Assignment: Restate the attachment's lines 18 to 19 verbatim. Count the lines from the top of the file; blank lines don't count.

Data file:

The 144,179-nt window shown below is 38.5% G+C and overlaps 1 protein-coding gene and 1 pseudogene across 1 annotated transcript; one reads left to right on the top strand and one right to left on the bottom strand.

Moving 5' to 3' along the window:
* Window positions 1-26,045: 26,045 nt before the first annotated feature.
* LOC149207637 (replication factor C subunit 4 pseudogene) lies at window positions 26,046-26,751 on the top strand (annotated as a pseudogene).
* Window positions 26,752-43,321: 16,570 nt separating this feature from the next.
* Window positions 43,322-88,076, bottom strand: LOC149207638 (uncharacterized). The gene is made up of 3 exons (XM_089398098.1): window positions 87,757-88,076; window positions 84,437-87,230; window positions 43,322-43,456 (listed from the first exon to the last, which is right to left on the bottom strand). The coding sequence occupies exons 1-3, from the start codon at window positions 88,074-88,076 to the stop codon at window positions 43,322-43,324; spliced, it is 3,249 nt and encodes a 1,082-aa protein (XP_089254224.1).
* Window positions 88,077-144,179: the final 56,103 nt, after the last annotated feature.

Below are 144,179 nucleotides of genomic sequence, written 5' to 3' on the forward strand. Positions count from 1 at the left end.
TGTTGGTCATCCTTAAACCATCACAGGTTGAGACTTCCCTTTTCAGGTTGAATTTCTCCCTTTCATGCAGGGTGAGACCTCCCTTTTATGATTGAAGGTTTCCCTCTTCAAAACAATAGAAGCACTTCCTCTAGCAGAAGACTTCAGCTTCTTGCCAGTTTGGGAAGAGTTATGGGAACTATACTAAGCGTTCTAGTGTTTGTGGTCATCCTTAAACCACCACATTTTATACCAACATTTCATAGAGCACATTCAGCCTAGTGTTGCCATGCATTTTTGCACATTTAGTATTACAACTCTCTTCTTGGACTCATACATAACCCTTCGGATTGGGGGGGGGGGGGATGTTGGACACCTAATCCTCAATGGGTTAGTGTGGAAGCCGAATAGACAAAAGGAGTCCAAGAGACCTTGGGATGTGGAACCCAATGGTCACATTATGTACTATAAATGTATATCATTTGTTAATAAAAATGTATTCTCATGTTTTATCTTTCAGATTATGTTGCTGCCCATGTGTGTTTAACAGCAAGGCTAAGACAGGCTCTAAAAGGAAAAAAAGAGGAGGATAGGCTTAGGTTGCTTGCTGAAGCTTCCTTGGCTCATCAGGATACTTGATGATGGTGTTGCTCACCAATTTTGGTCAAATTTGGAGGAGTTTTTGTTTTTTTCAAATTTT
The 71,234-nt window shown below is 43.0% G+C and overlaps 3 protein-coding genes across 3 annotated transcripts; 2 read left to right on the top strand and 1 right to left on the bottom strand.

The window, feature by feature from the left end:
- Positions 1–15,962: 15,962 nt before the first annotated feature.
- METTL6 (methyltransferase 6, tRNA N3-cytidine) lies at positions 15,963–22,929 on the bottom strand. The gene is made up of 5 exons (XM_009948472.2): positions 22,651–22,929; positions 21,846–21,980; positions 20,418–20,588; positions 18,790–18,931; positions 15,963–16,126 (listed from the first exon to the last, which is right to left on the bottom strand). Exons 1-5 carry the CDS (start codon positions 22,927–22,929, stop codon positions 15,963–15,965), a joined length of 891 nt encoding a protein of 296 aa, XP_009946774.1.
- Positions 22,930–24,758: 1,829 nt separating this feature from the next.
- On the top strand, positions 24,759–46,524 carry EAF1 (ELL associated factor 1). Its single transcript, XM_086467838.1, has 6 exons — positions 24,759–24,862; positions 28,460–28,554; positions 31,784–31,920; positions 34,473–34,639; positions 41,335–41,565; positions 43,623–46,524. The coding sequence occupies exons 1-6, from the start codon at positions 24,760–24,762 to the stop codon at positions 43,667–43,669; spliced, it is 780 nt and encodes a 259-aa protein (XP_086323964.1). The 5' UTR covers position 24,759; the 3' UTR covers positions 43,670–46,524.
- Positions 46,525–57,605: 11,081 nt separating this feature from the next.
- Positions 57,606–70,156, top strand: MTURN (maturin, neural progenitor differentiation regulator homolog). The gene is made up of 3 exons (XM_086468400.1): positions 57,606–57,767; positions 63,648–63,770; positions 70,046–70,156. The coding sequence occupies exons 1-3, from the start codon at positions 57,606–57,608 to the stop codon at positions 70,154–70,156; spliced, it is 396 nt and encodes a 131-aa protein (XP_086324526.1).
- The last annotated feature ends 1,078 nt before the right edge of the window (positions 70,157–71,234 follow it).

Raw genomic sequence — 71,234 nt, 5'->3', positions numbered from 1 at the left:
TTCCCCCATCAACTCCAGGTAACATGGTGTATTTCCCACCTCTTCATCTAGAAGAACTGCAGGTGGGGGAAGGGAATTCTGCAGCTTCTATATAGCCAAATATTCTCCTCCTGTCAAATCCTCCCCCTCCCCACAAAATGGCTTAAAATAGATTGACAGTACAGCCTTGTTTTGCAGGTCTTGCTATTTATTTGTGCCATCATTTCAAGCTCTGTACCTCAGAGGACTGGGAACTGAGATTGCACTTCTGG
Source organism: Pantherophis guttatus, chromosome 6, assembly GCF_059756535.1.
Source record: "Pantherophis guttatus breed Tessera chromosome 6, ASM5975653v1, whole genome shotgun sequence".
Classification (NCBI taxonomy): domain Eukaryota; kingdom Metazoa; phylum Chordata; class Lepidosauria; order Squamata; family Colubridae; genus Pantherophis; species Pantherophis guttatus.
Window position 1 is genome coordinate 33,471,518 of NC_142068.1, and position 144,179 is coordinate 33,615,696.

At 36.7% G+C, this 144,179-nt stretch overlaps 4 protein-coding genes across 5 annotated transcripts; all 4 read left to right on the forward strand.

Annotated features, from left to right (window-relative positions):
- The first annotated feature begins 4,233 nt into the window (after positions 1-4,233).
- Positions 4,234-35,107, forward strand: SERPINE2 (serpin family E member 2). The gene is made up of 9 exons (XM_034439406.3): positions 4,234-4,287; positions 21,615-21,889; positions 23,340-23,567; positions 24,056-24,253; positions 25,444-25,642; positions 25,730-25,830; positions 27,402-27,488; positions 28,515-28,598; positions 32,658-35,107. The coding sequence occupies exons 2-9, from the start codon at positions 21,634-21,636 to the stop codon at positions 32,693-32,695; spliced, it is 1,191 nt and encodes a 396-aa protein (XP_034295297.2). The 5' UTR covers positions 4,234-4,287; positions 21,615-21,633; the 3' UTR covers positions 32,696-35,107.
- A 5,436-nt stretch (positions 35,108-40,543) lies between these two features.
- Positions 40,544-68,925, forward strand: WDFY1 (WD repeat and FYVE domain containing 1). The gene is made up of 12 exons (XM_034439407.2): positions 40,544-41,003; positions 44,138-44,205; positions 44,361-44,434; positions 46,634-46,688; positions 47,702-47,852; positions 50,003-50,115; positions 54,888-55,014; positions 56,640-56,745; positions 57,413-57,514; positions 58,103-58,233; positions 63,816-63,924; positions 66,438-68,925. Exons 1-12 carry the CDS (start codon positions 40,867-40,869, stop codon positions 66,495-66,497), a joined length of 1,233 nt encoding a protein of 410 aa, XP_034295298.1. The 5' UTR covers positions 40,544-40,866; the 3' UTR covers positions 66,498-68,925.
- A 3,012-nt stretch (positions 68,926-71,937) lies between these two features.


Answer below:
- The last annotated feature ends 1,078 nt before the right edge of the window (positions 70,157–71,234 follow it).

Raw genomic sequence — 71,234 nt, 5'->3', positions numbered from 1 at the left: